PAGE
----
Tea Roses, Deer and dependable rainfall
My true tea rose bushes have never looked better. They all still have their late fall and winter foliage and it's healthy. No blooms, but I can handle that; it's the great foliage going into February that may not have happened before. We've had consistant rainfall of an inch a week and temps that bottoms out in the low teens.
Today the noon deer herd at the bottom of the hill numbered six; boy, does that herd grow when I'm not looking. And it's so nice to see the elders of the herd showing the youngsters how to climb through the fence around our species rose garden.
That dependable rainfall had positives: some of our big trees appear to be five to ten feet taller. Their offspring, that I overlooked when weeding last spring are now three to four feet tall and need shovel treatment to get them out of the rose gardens. I've lost two chinas that were on the north side of slightly larger roses; except the slightly larger roses (White Pet) are now much larger and just shaded White Pearl in Red Dragon's Mouth out. One of my Safranos was also shaded out by Arcata Pink Globe.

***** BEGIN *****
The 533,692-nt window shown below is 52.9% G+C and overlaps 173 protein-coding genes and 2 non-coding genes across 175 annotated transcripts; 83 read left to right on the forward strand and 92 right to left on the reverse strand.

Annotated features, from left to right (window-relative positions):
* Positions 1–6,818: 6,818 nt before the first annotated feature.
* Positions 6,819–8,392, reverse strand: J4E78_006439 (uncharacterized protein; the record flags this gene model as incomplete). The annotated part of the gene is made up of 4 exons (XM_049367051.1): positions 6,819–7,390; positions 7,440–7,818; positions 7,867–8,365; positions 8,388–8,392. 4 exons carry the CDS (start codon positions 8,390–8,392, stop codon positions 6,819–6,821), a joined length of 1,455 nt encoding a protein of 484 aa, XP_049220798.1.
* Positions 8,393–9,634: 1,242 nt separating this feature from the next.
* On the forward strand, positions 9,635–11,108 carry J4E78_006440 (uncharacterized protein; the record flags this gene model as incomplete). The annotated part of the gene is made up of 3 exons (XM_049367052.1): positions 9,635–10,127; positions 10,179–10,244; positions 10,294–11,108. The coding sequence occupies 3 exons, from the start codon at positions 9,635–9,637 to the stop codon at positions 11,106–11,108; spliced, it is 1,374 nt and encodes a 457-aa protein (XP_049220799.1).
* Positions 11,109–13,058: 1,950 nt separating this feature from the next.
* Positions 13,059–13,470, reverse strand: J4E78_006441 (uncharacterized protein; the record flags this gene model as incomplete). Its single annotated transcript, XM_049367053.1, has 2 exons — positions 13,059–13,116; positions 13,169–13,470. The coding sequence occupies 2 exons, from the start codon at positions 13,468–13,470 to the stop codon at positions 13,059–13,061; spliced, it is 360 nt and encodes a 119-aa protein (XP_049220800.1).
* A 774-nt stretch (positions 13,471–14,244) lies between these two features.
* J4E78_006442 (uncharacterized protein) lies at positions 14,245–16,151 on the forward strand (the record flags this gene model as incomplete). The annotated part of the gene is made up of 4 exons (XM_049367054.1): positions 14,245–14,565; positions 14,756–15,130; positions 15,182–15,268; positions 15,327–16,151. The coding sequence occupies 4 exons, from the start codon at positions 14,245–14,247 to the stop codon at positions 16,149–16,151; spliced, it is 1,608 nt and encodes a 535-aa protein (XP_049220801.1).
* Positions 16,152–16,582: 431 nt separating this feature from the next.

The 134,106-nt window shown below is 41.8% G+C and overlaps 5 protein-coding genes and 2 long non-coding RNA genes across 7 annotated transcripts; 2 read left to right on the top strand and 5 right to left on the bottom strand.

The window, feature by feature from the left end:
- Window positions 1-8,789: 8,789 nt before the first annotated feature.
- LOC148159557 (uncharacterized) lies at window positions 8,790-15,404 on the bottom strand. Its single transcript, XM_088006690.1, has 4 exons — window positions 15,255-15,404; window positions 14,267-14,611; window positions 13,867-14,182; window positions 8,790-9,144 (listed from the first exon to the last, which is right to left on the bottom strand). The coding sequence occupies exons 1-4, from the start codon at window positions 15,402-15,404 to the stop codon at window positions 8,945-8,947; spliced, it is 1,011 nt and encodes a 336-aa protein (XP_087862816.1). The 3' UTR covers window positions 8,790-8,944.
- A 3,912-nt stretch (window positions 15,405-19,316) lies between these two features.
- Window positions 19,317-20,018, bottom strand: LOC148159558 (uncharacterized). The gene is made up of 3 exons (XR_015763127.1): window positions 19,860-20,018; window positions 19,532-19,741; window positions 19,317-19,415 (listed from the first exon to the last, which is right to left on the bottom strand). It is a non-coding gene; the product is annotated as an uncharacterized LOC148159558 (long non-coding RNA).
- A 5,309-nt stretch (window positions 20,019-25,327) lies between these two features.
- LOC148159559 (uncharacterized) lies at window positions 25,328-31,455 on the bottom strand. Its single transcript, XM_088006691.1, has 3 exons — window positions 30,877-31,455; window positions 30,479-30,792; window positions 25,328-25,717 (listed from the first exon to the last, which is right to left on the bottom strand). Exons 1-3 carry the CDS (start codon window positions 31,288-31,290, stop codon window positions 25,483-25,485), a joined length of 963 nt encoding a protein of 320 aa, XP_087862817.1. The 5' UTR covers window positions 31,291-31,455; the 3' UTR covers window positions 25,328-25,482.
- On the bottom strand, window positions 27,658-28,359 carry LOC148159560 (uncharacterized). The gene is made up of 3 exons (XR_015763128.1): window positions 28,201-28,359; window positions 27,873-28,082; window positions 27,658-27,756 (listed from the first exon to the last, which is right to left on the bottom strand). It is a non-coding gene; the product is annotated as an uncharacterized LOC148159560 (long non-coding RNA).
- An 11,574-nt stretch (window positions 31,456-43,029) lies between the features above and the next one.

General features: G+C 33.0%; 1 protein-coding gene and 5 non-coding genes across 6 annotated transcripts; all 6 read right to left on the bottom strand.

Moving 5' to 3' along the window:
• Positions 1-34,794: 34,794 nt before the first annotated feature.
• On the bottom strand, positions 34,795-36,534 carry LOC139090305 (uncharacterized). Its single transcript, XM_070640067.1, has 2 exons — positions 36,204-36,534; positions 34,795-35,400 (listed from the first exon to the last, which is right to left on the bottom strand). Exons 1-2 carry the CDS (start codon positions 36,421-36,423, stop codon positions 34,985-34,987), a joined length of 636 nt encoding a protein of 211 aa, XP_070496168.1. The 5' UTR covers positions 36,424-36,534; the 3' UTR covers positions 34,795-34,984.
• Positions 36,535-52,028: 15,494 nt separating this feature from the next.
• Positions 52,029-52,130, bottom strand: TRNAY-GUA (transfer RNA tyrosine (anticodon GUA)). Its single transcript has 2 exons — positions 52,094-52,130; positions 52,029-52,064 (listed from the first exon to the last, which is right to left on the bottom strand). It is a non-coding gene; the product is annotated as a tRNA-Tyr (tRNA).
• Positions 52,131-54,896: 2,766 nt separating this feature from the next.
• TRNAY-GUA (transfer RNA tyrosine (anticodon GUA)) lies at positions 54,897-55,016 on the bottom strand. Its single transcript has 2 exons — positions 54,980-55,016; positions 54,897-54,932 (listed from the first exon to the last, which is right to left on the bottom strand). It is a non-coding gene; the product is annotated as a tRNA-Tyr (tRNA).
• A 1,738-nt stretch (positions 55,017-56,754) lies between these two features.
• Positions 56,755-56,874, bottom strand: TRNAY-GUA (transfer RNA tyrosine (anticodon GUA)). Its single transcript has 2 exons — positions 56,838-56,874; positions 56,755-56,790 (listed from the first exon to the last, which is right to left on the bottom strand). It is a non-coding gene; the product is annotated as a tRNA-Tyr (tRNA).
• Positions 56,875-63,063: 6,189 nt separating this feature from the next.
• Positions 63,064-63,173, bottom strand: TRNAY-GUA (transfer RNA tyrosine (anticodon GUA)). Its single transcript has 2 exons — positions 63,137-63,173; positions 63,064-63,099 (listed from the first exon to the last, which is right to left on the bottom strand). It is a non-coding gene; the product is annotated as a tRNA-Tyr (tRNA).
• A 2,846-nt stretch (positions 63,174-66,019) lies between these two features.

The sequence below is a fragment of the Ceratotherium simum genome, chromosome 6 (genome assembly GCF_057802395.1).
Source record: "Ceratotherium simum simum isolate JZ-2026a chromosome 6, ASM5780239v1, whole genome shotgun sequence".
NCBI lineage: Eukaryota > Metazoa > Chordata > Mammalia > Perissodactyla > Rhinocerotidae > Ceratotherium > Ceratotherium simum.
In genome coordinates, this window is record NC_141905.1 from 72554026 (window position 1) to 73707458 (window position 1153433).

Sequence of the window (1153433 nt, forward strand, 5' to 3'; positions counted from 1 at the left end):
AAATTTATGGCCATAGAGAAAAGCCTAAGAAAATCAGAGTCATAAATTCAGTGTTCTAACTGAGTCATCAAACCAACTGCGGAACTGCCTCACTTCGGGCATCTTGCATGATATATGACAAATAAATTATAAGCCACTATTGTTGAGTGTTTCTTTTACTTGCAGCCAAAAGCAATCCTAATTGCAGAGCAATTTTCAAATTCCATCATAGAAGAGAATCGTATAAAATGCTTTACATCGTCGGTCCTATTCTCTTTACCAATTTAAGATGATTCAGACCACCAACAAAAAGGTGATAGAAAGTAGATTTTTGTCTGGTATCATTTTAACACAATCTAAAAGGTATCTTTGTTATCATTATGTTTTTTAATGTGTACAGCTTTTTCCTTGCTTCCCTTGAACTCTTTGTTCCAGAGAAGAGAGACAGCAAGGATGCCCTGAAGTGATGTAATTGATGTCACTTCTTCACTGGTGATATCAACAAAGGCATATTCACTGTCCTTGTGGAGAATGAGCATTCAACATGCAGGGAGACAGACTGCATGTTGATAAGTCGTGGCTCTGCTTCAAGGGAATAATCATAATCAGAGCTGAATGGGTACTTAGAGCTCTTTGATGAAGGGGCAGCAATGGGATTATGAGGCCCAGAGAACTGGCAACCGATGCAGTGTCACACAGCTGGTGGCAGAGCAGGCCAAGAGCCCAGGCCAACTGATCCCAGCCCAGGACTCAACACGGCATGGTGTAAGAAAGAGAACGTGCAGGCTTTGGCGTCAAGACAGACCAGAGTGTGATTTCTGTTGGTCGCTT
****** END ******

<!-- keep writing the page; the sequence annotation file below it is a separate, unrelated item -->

With the not-frigid temps we've had there is no way to slow down growth. The one thing I've got to do is get on top of some cankers that are active on some of the more modern roses. The mild that I like to work in the garden is the same mild that stimulates the fungi that are my rose cankers AND the red-magenta rims around those cankers are expanding (response to fungi-making ethylene gases.)